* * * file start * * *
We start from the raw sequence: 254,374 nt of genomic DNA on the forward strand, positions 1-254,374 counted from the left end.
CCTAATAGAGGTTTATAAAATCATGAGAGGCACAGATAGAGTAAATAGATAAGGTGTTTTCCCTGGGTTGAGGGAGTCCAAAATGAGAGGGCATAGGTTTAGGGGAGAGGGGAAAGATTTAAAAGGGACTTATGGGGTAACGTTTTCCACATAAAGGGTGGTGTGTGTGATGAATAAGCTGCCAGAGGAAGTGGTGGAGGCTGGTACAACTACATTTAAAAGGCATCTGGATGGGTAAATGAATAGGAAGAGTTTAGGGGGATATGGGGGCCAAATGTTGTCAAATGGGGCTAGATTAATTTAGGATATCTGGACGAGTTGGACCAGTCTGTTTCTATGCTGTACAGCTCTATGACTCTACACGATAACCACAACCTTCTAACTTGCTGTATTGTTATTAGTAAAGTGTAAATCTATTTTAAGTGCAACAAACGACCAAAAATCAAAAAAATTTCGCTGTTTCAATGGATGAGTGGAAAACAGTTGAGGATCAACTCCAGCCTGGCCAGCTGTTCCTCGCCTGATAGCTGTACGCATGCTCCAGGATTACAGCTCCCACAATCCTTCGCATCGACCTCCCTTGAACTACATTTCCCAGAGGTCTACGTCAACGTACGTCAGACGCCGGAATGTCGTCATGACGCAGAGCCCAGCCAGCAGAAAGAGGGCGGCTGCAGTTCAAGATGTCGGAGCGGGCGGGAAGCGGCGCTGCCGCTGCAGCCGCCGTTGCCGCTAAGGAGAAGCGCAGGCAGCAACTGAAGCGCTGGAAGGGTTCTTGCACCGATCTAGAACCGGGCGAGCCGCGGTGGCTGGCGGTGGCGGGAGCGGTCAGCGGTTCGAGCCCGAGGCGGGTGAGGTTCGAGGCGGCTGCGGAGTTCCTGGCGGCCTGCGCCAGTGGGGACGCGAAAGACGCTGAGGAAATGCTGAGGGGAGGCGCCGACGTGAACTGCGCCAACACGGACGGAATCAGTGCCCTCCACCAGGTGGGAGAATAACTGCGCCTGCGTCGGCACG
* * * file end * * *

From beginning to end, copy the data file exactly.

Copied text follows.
We start from the raw sequence: 254,374 nt of genomic DNA on the forward strand, positions 1-254,374 counted from the left end.
CCTAATAGAGGTTTATAAAATCATGAGAGGCACAGATAGAGTAAATAGATAAGGTGTTTTCCCTGGGTTGAGGGAGTCCAAAATGAGAGGGCATAGGTTTAGGGGAGAGGGGAAAGATTTAAAAGGGACTTATGGGGTAACGTTTTCCACATAAAGGGTGGTGTGTGTGATGAATAAGCTGCCAGAGGAAGTGGTGGAGGCTGGTACAACTACATTTAAAAGGCATCTGGATGGGTAAATGAATAGGAAGAGTTTAGGGGGATATGGGGGCCAAATGTTGTCAAATGGGGCTAGATTAATTTAGGATATCTGGACGAGTTGGACCAGTCTGTTTCTATGCTGTACAGCTCTATGACTCTACACGATAACCACAACCTTCTAACTTGCTGTATTGTTATTAGTAAAGTGTAAATCTATTTTAAGTGCAACAAACGACCAAAAATCAAAAAAATTTCGCTGTTTCAATGGATGAGTGGAAAACAGTTGAGGATCAACTCCAGCCTGGCCAGCTGTTCCTCGCCTGATAGCTGTACGCATGCTCCAGGATTACAGCTCCCACAATCCTTCGCATCGACCTCCCTTGAACTACATTTCCCAGAGGTCTACGTCAACGTACGTCAGACGCCGGAATGTCGTCATGACGCAGAGCCCAGCCAGCAGAAAGAGGGCGGCTGCAGTTCAAGATGTCGGAGCGGGCGGGAAGCGGCGCTGCCGCTGCAGCCGCCGTTGCCGCTAAGGAGAAGCGCAGGCAGCAACTGAAGCGCTGGAAGGGTTCTTGCACCGATCTAGAACCGGGCGAGCCGCGGTGGCTGGCGGTGGCGGGAGCGGTCAGCGGTTCGAGCCCGAGGCGGGTGAGGTTCGAGGCGGCTGCGGAGTTCCTGGCGGCCTGCGCCAGTGGGGACGCGAAAGACGCTGAGGAAATGCTGAGGGGAGGCGCCGACGTGAACTGCGCCAACACGGACGGAATCAGTGCCCTCCACCAGGTGGGAGAATAACTGCGCCTGCGTCGGCACG